Friday, April 03, 2020

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St Vincent Opposition warns against 'false sense of security'

KINGSTOWN, St Vincent (CMC) — Leader of the main Opposition New Democratic Party (NDP) Dr Godwin Friday has warned residents against having “a false sense of security” amidst the COVID -19 pandemic.

Friday, in a national address recorded on Wednesday, before heath officials disclosed that the country had registered a second case of the deadly virus, called on the Government to quarantine all persons arriving in the island, regardless of where they are coming from.

He further called on the closure of the nation's borders to all but essential personnel, including nationals.

“Every country in the world now has COVID-19. That is, after all, why it is called a global pandemic. So, all arrivals from any country must be considered to be potential carriers of the virus and must be handled as such,” the Opposition leader said.

He further called on the Government to review its policy of in-home isolation or self-regulated quarantine, saying that it is “dangerous, because it is unenforceable”.

“Even when the authorities seize the passports of people on arrival, as is being done in some cases, this cannot guarantee compliance with the quarantine requirements. And a guarantee of compliance — not merely a likelihood — is what is required in the present circumstances.”

The Opposition leader said the Government must ensure that all persons observe the quarantine fully.

“The stakes are simply too high to have it otherwise,” he said, adding that this calls for a government-operated isolation facility to house all new arrivals for the 14-day quarantine period.

“It is the only way to protect the public from potential harm and prevent the spread of the virus in our country,” he said.

BVI prepares to go on complete lockdown for 14 days

TORTOLA, British Virgin Islands (CMC) — Residents in the British Virgin Islands have been urged to stock up on supplies and conduct essential business before the territory enters another 24-hour lockdown that will last for two weeks.

The Andrew Fahie-led Administration has designated three days for the stock up period.

Premier Fahie, who made the announcement in a live public broadcast earlier this week, said during the period the first letter of a person's surname will be used to determine when he/she will be allowed to leave their homes to access essential goods and services.

He said people with surnames beginning with the letters 'A' through to 'I' would be allowed to leave their homes to stock up and conduct essential business between 6:00 am and 6:00 pm yesterday.

Those with surnames beginning with the letters 'J' through to 'R' will be allowed the same privilege during the same hours today, while residents with surnames beginning with the letters 'S' through to 'Z' will be permitted out on Saturday.

He stressed that under the mandatory two-week quarantine, no one will be allowed to leave home.

“During this period measures will be implemented as to how they would receive essential supplies.”

He said these measures involve the establishment of a client support centre for quarantined persons.

This support centre will be managed by the Office of the Deputy Governor and the newly-installed Health Emergency Operations Centre.

“Those persons in the vulnerable categories must also remain at home and receive their essential and basic supplies through home deliveries.”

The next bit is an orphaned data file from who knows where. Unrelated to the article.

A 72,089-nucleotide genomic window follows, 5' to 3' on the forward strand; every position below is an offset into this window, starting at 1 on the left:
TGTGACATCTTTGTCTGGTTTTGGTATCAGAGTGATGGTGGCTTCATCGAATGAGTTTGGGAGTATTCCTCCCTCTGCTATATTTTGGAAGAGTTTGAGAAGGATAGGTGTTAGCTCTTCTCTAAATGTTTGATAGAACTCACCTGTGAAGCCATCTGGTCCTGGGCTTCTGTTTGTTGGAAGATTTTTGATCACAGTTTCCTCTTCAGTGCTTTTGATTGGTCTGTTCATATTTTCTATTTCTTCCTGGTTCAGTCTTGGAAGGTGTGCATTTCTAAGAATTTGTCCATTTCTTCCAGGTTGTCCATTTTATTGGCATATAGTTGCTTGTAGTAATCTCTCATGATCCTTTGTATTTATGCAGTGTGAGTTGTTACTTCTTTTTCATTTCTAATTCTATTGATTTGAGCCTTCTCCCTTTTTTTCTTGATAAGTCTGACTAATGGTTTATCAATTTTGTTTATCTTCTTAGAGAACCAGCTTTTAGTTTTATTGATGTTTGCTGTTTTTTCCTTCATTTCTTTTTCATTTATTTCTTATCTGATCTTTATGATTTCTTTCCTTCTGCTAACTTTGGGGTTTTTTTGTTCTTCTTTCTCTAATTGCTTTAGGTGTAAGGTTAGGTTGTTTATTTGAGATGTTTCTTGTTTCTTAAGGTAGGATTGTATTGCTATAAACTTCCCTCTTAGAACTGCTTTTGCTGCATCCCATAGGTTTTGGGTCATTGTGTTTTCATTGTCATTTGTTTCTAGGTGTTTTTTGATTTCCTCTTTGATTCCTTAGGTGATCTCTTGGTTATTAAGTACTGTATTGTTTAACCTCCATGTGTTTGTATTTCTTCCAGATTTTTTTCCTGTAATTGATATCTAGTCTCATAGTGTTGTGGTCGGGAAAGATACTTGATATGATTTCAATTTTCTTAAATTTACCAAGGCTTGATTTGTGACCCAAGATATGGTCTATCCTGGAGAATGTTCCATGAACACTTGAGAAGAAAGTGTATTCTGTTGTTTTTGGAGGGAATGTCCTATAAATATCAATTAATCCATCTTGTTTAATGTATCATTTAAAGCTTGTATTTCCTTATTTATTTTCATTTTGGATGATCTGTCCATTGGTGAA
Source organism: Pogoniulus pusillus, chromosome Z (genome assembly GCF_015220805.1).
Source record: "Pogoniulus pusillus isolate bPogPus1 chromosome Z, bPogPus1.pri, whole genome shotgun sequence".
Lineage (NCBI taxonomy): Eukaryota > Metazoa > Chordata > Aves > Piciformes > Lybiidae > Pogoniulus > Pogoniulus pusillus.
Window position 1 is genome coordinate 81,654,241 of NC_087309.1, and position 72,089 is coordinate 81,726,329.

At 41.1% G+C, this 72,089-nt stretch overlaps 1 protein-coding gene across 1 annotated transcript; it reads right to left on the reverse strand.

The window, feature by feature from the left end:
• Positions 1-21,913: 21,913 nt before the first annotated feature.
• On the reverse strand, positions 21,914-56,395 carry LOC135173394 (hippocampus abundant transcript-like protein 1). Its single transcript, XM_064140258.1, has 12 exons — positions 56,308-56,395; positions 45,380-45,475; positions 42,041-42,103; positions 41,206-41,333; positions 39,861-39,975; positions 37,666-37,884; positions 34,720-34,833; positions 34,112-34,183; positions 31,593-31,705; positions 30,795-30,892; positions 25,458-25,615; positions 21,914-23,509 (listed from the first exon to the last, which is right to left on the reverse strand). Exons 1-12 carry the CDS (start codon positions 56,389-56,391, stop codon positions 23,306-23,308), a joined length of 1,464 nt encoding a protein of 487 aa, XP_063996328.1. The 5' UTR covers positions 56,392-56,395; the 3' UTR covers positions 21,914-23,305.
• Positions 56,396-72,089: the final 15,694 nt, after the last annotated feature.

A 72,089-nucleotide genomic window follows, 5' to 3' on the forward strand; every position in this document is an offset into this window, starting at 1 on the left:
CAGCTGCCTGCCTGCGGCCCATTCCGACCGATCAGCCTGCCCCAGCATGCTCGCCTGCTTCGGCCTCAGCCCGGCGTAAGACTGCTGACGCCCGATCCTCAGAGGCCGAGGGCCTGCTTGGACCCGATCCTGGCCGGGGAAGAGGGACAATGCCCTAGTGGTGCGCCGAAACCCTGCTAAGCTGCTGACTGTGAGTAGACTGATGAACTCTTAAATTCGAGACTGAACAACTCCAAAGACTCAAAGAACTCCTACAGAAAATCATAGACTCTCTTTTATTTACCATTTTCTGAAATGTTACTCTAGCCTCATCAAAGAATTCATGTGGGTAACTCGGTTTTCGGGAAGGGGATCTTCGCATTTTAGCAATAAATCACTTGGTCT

The premier added that essential workers listed in the curfew order as well as those shopping for “vulnerable categories, such as the the sick and elderly, will be allowed an extended time period to shop.

“Persons permitted outside their homes to use essential services must only leave their homes to go directly to those places of business and go straight back home. I remind you to do what is right and do not congregate anywhere or visit anyone while you leave your home,” Fahie said.

UN resident coordinator calls for multi-sectoral response

UNITED NATIONS (CMC) — The United Nations Resident Coordinator for Barbados and the Eastern Caribbean Didier Trebucq has called for a multi-sectoral response to meet immediate health emergency care and response needs.

On Wednesday, Trebucq said this response is needed while ensuring that a social safety net is created to support people whose income may drastically be reduced during this crisis,

“This multifaceted approach would seek mitigating shocks and support recovery efforts from a crisis that may exacerbate existing inequalities and result in losing past years' gains towards the achievement (the UN's) Sustainable Development Goals (SDGs).”

Trebucq said among the most immediate concerns facing Caribbean Governments is the imminent threat to overburdened health care systems and fragile regional economies, “which has the capacity to cause widespread unemployment and erode social gains”.

He said: “As the Caribbean embarks on response and recovery efforts, the principles of leaving no one behind, non-discrimination, and commitment to universal access to essential services would be a useful basis for effective health-related, social and economic stimulus recovery policies.

“A targeted human rights-based approach is always essential if we are to safeguard and protect the interests of the elderly, women and girls, children, people with disabilities, migrants, persons in detention, the homeless and other marginalised and displaced groups, who are the most vulnerable,” he added.

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